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Film Title

Tightrope

Director

Richard Tuggle

Starring

  • Clint Eastwood as Detective Wes Block
  • Geneviève Bujold as Beryl Thibodeaux
  • Dan Hedaya as Detective Molinari
  • Alison Eastwood as Amanda Block

A thriller that functions as a study of the lines between the hunter and the hunted blurring and strange sexual predilections, Tightrope retains an impact as it explores one man’s journey into murky waters that are complicated by startling links with a killer.

In New Orleans, a spate of sexual murders among prostitutes and massage parlour girls is baffling the police. Experienced and tough Detective Wes Block is the main person investigating, while having his own demons to contend with. His wife left him a while back and he is caring for his two young daughters. While he’s a dedicated father, there is a void in his life that he fills with a dark and possibly damaging string of nocturnal activities, they will become integral later on. Beryl Thibodeaux works at a council centre for a rape prevention program that teaches women self-defense and offers shelter from abuse. She advises Block on certain aspects of the case, but Block is initially standoffish with her. Investigating further, Block discovers that he shares quite a lot of similarities with the killer; the main one being the frequenting of downtown New Orleans for hookers in exchange for kinky encounters. This profoundly disturbs Block, who is trying to balance the dark and good of his life carefully. Unfortunately the killer is very much on his tail and when women that Block has employed the services of start to fall, it starts to get extremely personal for Block. Added to this are his growing feelings for Beryl that seem almost foreign as he’s met by a woman who takes no guff and is far from willing to surrender. He must now track down the taunting killer, who seems to know about his own dark needs and is using it to his advantage to torment him.

The unobtrusive direction brings more attention to the story than just having visuals( which are very good at setting the seedy atmosphere) doing it for them, letting it play out as a slow burn that takes its time with what it wants to say. Richard Tuggle is in the director’s seat, though there have been claims over the years that Clint Eastwood actually directed most of it. Whatever the case with who directed it, Tightrope grabs the attention in a way that isn’t obvious, but still enthralling to watch nonetheless. Where Tightrope particularly soars is in the exploration of how Block sees women, and how his deviant side is given a kicking once the killer latches on to him. This proves to be fascinating to watch, particularly in how his relationship with Beryl forms and he begins to let his guard down, for perhaps the first time in a while. What Tightrope sometimes lacks in tension, it makes up for in character development and thematic value. Saying that, there are a number of chilling scenes, not least when Block’s family are targeted by the killer and the case gets very anguishing for him. It’s more the examination of the man and his attitudes that really makes Tightrope worth the watch, with the thriller parts still there but exceptionally allowing the other content to emerge. The seedy underbelly of things is never far from view as Tightrope isn’t afraid to project the unusual sexual angle to the murder, but these are thankfully not just there for sick exploitative material. They actually serve a purpose and to be honest, a lot of the horrible things that happen occur off-screen. Jazz is featured heavily in the film and excellently counteracted by an electronic pulse whenever darkness drives on the scene, providing a flip on the usually relaxed big band stuff that we hear in the beginning.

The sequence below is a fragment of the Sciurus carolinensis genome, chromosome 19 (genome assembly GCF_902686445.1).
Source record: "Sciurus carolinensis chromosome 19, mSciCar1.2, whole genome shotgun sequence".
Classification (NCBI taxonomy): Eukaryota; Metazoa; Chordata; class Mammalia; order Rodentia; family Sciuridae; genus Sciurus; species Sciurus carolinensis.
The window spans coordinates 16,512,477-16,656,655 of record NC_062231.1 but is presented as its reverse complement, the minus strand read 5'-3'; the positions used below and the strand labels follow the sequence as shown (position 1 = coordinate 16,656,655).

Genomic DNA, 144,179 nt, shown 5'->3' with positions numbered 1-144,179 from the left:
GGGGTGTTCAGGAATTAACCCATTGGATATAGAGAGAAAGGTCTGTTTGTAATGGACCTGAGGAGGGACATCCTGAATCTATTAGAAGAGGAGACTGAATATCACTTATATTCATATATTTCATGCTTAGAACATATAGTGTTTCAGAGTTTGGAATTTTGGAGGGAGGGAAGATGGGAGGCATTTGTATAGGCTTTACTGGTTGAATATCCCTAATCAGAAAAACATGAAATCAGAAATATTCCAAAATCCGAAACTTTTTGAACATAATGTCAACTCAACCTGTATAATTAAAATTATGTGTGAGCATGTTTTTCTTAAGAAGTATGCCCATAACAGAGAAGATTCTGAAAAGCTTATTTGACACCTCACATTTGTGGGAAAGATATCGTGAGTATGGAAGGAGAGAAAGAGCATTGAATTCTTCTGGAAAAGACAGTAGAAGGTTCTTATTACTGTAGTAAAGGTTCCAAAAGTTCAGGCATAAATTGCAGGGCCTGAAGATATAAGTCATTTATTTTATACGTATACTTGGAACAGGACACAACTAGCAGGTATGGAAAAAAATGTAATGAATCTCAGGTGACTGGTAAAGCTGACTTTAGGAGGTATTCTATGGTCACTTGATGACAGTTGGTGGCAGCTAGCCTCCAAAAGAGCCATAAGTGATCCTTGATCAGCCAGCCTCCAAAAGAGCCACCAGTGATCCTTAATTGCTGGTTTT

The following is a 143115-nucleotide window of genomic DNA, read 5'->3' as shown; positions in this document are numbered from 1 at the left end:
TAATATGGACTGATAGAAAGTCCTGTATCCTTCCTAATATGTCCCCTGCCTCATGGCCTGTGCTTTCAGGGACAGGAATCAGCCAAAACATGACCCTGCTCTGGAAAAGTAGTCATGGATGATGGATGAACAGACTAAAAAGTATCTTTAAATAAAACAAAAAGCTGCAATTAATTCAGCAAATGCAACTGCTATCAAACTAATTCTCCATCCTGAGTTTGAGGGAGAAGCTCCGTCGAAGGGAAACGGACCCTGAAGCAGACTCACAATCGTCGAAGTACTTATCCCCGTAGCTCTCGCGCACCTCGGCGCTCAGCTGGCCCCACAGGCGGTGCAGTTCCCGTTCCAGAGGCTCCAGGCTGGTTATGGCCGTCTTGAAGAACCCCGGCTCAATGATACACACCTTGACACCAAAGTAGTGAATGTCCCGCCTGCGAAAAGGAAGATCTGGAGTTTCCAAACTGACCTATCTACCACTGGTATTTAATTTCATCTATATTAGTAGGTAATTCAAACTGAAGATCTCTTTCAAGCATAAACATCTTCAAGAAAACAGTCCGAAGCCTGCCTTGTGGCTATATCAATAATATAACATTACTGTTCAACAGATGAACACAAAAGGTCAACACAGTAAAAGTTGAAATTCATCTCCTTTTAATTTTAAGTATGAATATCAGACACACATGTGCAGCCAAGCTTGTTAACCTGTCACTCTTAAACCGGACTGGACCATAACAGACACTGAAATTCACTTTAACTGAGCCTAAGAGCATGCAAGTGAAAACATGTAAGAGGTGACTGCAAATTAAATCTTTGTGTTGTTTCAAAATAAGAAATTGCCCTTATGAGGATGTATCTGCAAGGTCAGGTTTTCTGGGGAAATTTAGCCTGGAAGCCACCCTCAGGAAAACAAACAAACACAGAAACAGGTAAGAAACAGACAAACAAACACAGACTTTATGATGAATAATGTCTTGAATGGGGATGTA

Clint Eastwood, through subtle degrees of vulnerability and encroaching shock, excellently layers his performance as the detective haunted by his own behaviour and having it replayed in grisly fashion. Just a stiffening of his neck or a slight uneasiness in his eyes says a lot more than simple dialogue can. Eastwood wisely doesn’t make Block an out-and-out creep, rather a tormented man who wants control and finds it through strange sexual activity. This is offset by his clear love for his daughters and how much he cares about them. Bringing the two sides together makes for one of Eastwood’s most understated yet vulnerable performance. Geneviève Bujold is equally as good playing the rape councillor who is far from a damsel and more than a match for the tough Eastwood. she is also the person who breaks down the wall Block has put up, thanks to her deep understanding and persistence. Bujold splendidly imbues her part with a sympathy and  believable forcefulness that ensure her character is taken seriously in the passionate way she helps Block and others. Dan Hedaya is somewhat saddled with role of sidekick police partner but does pretty good, while Alison Eastwood is convincingly mature as Block’s oldest daughter who just wants her dad around a bit more. It helps that she is really Eastwood’s daughter because the bond between them is very touching.

A dark film that doesn’t shy away from anything sleazy yet wisely rises above exploitation levels, Tightrope features a complex performance from Clint Eastwood that makes it extremely watchable, especially given the disturbing content. More of a character study than out-and-out thriller, the attention given to the characters is what makes Tightrope that something different.

 

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